I am not a doctor or nurse or hospital orderly, not a cop or a firefighter or public transit worker, not stocking shelves and manning checkout counters at grocery stores and pharmacies, delivering mail or parcels. I am not homeless. I am not out of work and unpaid and can meet my monthly maintenance. “Not essential,” I am a university professor with tenure on a research leave with plenty of time, enough money, and good health insurance.
Told to stay at home, these digital photographs are an index of the virus, real enough but not really real, as I ventured out and about walking for an hour in the soupy gray weather the other week on the Upper West Side. I am coming to understand that I am more or less non-exposed, just as the pandemic social protocol intends me to be. For those of us not in the grim thick of things, what lucky and relatively privileged people like myself in big cities see of the Coronavirus are all the empty places, abandoned avenues and side streets, and shut up shops that the pandemic leaves in its wake. I don’t see the virus itself, only the wake of its attribute of action. The sickening feeling of is registered at the backside of acute suffering.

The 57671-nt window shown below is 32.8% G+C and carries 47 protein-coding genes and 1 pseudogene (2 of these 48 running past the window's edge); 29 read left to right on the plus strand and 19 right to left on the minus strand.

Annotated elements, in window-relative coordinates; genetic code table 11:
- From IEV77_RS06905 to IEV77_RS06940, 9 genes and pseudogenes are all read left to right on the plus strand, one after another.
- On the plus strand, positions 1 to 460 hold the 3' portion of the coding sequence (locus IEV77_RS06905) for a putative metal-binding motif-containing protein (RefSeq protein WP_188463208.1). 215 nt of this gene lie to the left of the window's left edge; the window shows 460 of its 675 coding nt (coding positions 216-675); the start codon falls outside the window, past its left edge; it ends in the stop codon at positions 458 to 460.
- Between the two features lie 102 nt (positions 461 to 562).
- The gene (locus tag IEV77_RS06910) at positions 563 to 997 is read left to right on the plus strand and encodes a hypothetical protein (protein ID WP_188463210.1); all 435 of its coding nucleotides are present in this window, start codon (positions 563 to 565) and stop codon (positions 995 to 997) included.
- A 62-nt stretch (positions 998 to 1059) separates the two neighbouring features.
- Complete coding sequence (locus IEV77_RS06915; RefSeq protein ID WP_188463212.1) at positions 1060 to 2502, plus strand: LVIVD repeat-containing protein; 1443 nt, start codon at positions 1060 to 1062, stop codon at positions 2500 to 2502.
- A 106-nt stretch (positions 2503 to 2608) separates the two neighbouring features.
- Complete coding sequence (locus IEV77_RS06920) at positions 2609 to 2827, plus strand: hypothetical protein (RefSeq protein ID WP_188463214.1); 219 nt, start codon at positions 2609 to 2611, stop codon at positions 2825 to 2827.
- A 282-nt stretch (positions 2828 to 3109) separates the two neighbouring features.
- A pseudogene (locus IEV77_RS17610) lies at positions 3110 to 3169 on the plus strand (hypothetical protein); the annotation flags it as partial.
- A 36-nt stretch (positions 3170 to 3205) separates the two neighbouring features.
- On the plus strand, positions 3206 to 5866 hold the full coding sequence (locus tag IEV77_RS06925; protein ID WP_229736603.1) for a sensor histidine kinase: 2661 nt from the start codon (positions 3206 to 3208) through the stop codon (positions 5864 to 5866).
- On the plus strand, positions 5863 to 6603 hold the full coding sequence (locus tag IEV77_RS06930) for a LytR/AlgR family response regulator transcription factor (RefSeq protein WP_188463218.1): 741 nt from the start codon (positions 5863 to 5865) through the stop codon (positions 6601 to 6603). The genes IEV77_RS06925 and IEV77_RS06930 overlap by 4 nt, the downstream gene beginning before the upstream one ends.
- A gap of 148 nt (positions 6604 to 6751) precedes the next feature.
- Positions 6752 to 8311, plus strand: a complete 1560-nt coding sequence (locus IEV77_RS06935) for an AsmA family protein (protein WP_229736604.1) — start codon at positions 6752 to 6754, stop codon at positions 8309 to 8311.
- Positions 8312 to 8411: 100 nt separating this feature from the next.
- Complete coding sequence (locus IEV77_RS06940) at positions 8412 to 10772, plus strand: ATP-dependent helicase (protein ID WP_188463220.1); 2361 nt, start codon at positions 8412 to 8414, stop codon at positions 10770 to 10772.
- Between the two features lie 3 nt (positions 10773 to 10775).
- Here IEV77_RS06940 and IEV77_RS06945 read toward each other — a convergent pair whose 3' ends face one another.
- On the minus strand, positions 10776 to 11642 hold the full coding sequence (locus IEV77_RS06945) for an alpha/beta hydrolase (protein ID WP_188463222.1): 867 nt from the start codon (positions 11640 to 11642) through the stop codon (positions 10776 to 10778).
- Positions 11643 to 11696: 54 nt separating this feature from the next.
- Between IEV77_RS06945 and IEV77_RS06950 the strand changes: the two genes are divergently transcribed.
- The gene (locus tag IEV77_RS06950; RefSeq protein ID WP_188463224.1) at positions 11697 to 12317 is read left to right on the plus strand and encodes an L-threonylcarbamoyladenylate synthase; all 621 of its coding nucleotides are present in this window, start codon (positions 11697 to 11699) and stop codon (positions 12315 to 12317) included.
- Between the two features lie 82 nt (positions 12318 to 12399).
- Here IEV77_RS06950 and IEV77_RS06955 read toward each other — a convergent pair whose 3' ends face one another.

This is an antimony of suffering. On the one hand, these are not normal New York streets. The unreality of the empty place is a constant and depressing sign of this health crisis and its actual impact on “all of us” holed up at home. On the other hand, what is “home” at a moment of social and moral chaos? More or less unafflicted, the mix of empty melancholy and distinct worry is a mark of something unfair and unjust in the social world. The sense of distant place that I can see here before my own eyes belies the actual terror that I know other people suffer in hospitals, nursing homes, homeless shelters, and out there on the other side of the racial color line in poor and working class and immigrant communities across the city. That worried disjoint should remind me of them.